According to JR himself, the shampoo and the residue it leaves behind are so clean that “fish could eat the bubbles.” The fact that the brand started in Denman, Nebraska, a town so small that it’s not even listed in census reports — and not some Silicon Valley office-plex — only adds to its awesomeness.

Lander Cairn XL
$99.99

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Despite their excellence at various tasks like grilling, serving as the centerpiece for epic jam sessions, and keeping us warm in the chill of the evening, campfires aren’t always the most reliable sources of light if you need to step more than a few feet back. Enter outdoors brand Lander and its 350-lumen LED lantern known as the Cairn XL.

This light connects to the free Cairn XL app, which allows you to control the power, dim the light, change its color, set light alarms, and even employ an advanced technology known as proximity lighting, which adjusts brightness based on how close you are to the lantern. It also has multiple battery settings and a light strobe. And here’s the kicker: the Cairn XL charges your phone up to four times per battery cycle, which includes up to 250 hours of light time, and it also has Bluetooth connectivity. Not too shabby for a camp light.

RUMPL Original Puffy Poncho
$179

Photo: RUMPL

If there’s one piece of outerwear that has historically been guaranteed to make you look like a buffoon, it’s the poncho. As it turns out, what needed to happen all along was for some inspired brand to rethink the design from the inside out — maybe by giving the poncho an inside to begin with. RUMPL’s Original Puffy Poncho fits like a blanket but looks like a jacket, all while providing rain protection without ruining the undeniable coolness of your appearance.

Thermacell Radius
$49.99

Photo: Thermacell

Thermacell’s latest take on mosquito repelling isn’t quite as exciting as cliff rappelling, but it’s equally impressive. With a lithium battery, the Radius provides 110 square feet of mosquito protection without any chemical sprays. All you have to do is plug a cartridge into the device and your entire camp will be mosquito-free for the duration of your stay. Refills last for 40 hours, so as long as you remember to charge it, you’re good to go. While other products from Thermacell have an elevation limit, due to lights or other factors, the Radius performs at any altitude — meaning it’s just as useful for a high-altitude basecamp session as it is for a backyard barbecue.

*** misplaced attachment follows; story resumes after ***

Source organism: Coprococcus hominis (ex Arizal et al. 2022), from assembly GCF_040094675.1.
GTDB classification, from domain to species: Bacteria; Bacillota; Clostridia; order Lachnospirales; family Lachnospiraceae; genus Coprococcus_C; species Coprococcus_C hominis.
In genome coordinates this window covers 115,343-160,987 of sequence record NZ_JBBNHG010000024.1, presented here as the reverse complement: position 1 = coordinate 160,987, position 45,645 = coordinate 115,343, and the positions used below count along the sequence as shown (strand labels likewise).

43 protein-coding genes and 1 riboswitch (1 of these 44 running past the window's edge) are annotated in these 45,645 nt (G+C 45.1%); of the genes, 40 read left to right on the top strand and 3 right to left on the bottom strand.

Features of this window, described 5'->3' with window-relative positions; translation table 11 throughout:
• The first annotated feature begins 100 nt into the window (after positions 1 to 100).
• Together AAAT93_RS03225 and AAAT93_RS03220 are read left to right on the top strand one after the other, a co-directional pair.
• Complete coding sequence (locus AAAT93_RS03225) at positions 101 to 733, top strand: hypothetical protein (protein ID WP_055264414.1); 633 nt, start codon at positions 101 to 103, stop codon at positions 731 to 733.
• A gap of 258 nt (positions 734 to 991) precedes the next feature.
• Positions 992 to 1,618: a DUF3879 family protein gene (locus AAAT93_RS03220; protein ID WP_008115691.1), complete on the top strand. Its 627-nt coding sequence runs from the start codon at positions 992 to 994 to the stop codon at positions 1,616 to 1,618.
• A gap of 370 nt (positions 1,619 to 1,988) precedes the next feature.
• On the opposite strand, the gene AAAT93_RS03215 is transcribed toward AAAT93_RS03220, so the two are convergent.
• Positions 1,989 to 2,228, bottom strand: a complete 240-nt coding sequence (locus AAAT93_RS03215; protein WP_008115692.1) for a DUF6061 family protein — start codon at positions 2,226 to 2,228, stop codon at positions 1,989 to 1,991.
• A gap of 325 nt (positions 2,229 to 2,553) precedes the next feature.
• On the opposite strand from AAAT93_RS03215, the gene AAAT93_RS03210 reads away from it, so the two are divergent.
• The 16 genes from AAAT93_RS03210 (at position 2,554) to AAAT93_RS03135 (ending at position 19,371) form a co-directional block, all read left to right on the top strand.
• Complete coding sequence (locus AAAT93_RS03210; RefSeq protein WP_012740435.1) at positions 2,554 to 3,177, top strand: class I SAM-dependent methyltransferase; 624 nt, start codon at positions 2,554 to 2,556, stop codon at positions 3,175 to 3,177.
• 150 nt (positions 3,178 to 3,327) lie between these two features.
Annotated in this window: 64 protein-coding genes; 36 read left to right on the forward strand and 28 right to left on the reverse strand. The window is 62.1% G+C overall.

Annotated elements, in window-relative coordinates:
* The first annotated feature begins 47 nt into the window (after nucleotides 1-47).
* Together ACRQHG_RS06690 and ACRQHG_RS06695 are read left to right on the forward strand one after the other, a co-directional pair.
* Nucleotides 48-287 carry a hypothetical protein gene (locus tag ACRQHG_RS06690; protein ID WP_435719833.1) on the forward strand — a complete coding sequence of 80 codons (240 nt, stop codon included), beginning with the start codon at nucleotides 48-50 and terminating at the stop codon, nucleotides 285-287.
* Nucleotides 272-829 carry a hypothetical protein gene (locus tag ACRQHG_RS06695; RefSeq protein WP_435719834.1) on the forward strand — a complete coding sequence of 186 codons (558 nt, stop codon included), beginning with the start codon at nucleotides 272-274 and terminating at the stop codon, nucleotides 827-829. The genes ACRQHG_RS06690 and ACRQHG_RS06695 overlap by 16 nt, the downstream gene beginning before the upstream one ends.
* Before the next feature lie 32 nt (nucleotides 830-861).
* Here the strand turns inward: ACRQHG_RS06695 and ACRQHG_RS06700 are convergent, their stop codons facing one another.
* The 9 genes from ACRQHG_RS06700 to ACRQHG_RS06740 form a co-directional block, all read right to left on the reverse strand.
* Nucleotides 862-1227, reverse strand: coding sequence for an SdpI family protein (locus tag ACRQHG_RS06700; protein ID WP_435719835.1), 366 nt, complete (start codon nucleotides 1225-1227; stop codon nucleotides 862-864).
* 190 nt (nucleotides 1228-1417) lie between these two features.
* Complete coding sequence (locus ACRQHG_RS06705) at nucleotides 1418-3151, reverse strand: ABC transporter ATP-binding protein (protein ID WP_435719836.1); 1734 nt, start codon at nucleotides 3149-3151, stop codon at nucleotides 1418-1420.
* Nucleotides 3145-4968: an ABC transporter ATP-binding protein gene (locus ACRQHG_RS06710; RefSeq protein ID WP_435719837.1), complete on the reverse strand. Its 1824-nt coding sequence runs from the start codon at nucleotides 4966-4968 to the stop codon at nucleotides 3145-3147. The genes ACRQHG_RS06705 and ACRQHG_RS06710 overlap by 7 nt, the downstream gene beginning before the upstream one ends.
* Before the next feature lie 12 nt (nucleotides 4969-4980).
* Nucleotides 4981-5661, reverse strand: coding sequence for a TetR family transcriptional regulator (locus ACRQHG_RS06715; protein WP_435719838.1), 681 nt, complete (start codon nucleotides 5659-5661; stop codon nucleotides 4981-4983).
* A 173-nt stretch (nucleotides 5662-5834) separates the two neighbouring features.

BUFF Headwear pack caps
$22-32

Photo: Buff

Moisture-wicking headwear is BUFF Headwear’s specialty, and its pack caps are the epitome of its development. The big sell here is the fact that these caps crush up for storage in your pack — but hold their shape and perform well when you pull them out for wear. The caps are moisture-wicking, made from four-way-stretch polyester fabric, and come in several cool colors and a handful of funky prints. They keep your head sweat-free when you’re working hard, without constantly needing to be cleaned and dried.

Mammut Courmayeur SO Pant with Georganic Design
$225

Photo: Mammut

We’ve always wanted a solid pair of pants designed to move with the body. Mammut, the classic Swiss outdoors brand, listened. Enter the Courmayeur SO Pant, built with the groundbreaking Georganic Design, which features redesigned seams in the pants, eliminating bunching when you step or bend. Basically, the pant becomes part of your leg, eliminating resistance and making long-distance trekking and other repetitive-motion sports that much easier. They look super cool, too — the type of gear that instantly becomes a conversation starter every time you’re around someone who spends ample time outside.